The series plot is fairly straightforward. It begins with a phone call from the White House to Howard Hunt. Charles Colson, the original Turd Blossom, is at the other end of the line and wants to engage Hunt to head up a Special Intelligence Unit (SIU, aka Plumbers) to play some dirty tricks on the opposition, beginning with Daniel Ellsberg. Hunt has some choice words about the former master of war planning turned leaker of secret documents:

Son of a bitch steals 7,000 pages of top-secret documents and gives it to the goddamn press? High treason! I told Colson I think Ellsberg should be… tarred and feathered and hanged.

Of course, as Ellsberg has pointed out in his latest book, The Doomsday Machine, the Pentagon Papers (PP) were a study by the Rand Corporation that covered the war prospects in Vietnam through the Johnson administration. The prospects were grim: casualties piled high and no victory. Johnson, who dropped out of consideration for re-election in 1968, was tired of questions about a war already known, before the release of PP, to be a losing proposition. According to Robert Dallek in a Johnson biography, when some journalists insisted on an answer to why the US was still engaged in battle in Vietnam if it could only lose, LBJ got testy, pulled down his zipper, and flashed his penis, saying, “This is why!

In actuality, Ellsberg relates in his book, the real concern that he had was that Kissinger and Nixon were spying on him to find evidence he had other top secret information he was prepared to leak. In fact, he did have such information, which is dealt with in Doomsday. He says Nixon was terrified that he would tell Americans about the Nixon plan to use nukes against the North Vietnamese:

He secretly gave up his plans for attacking the North at that time. But he continued until the end of the month with a secret global alert of SAC— deliberately designed to be visible to Soviet intelligence but not to the American public, with the intent of making his nuclear threats credible to the Soviets and the North Vietnamese while keeping them unknown to the public. [p. 356]

Ellsberg wrote that he regarded the information about nuclear war that comprises his book as more important than the Pentagon Papers. He believes that Kissinger and Nixon may have been planning to have him rubbed out if they found such evidence. In White House Plumbers, there is one scene in Episode 2 where Jeb McGruder (an SIU organizer) snarks at Liddy that he should kill Jack Anderson and Liddy immediately sets out to do so — and has to be chased after and told “I was joking, you crazy bastard!” But clearly such men were available to Tricky Dick and Herr Dr. K, if necessary.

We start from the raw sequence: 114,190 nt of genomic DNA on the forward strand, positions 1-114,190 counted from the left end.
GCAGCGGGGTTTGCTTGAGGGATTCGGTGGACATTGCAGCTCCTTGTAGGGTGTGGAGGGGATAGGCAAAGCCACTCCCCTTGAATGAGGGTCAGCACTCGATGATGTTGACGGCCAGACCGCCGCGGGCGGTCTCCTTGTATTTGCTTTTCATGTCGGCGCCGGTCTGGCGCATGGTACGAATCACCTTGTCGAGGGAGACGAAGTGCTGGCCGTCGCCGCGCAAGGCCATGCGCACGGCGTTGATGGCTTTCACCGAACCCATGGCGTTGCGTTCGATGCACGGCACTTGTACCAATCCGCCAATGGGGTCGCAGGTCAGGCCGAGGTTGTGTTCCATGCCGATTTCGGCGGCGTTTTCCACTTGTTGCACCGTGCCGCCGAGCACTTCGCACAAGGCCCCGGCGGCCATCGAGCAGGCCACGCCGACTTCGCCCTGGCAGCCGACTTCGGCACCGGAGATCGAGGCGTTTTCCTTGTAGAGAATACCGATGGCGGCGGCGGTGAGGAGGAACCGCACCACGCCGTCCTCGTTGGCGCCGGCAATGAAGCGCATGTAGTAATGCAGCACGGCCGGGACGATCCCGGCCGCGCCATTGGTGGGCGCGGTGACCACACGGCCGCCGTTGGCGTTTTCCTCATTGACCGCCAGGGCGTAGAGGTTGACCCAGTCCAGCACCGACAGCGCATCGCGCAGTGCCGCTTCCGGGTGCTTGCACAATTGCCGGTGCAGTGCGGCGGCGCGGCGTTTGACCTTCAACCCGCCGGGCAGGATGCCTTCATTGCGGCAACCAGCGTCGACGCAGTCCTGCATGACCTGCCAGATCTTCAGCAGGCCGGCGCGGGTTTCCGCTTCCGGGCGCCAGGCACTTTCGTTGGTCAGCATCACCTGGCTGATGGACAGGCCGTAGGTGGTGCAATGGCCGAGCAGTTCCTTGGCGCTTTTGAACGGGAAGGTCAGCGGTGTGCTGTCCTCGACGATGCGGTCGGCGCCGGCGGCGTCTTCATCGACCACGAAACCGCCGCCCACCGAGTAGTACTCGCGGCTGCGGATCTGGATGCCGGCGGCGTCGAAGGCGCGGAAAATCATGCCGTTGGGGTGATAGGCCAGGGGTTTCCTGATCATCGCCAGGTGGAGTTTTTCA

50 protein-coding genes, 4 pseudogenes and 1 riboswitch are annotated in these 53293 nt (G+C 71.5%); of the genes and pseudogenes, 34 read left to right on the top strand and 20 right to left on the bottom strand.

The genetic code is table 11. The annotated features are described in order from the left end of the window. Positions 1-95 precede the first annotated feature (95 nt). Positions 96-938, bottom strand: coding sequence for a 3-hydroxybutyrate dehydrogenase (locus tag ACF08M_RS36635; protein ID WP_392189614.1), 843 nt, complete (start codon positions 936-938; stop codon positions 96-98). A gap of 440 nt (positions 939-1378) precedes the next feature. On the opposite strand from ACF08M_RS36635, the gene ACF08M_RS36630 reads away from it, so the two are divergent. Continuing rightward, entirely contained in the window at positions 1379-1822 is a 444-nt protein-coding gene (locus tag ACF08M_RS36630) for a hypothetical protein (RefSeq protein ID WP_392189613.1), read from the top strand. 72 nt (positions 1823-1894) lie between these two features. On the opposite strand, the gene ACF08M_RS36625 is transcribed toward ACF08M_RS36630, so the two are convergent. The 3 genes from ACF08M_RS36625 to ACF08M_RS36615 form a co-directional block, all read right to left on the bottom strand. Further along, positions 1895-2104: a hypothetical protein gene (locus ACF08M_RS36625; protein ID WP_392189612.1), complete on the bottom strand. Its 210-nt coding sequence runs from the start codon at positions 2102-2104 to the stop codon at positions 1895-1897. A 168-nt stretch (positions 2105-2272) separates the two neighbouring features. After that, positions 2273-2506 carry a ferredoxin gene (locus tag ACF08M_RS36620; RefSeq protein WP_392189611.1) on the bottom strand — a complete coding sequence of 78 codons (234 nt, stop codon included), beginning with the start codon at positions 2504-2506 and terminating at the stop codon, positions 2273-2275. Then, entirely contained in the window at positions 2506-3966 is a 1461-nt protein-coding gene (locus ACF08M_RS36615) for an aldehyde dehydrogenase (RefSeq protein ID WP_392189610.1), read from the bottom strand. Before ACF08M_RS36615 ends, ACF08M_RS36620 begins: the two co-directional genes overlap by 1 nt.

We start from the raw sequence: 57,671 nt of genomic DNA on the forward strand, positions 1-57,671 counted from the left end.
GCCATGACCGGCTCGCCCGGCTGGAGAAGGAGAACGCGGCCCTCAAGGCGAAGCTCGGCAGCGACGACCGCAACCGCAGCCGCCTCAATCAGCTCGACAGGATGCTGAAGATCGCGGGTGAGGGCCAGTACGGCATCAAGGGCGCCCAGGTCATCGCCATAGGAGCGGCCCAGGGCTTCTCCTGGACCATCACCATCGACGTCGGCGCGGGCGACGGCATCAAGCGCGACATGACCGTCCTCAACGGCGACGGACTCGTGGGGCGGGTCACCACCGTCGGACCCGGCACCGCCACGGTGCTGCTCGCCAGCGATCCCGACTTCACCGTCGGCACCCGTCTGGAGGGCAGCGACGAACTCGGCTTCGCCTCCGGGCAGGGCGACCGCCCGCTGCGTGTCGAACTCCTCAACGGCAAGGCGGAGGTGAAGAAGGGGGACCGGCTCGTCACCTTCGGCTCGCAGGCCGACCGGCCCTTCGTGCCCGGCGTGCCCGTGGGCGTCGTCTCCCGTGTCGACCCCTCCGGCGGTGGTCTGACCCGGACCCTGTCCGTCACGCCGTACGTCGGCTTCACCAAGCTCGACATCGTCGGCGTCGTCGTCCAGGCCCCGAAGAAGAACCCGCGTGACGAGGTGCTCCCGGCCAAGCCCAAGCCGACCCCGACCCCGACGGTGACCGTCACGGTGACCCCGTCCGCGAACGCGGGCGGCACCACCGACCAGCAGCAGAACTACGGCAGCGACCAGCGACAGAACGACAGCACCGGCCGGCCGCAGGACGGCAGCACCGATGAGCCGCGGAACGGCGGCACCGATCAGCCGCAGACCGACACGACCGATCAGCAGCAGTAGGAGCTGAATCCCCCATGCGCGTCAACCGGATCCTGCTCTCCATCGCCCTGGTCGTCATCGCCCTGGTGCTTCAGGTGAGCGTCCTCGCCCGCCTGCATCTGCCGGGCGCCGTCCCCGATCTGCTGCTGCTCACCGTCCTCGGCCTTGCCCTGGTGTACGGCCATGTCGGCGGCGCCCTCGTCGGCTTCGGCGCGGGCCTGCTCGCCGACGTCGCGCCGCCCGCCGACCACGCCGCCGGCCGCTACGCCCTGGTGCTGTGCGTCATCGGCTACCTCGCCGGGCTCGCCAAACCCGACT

Hunt and Liddy meet with Mark Felt (Deep Throat), associate director of the FBI, to lay out the parameters of their information collection and to get assistance from the bureau in doing so:

Liddy: Ellsberg needs to be taken down, publicly discredited and fast. The President wants extensive polygraph tests from everyone with high-level access [to the PP]. DOD, CIA, FBI and State. I’ve taken the liberty of compiling a list of 500 or so names, grouped by department.

Felt: Five hundred? Things have changed quite a bit since your brief stint with the Bureau, Gordon. Director Hoover doesn’t believe in lie detectors anymore. Our machines are in a basement, gathering dust. ( Sighs )

Liddy: Well, if we’re going to turn the rats on each other, we need to create a climate of fear and distrust. Nacht und nebel. Night and fog.

Felt: We are not the White House’s gestapo.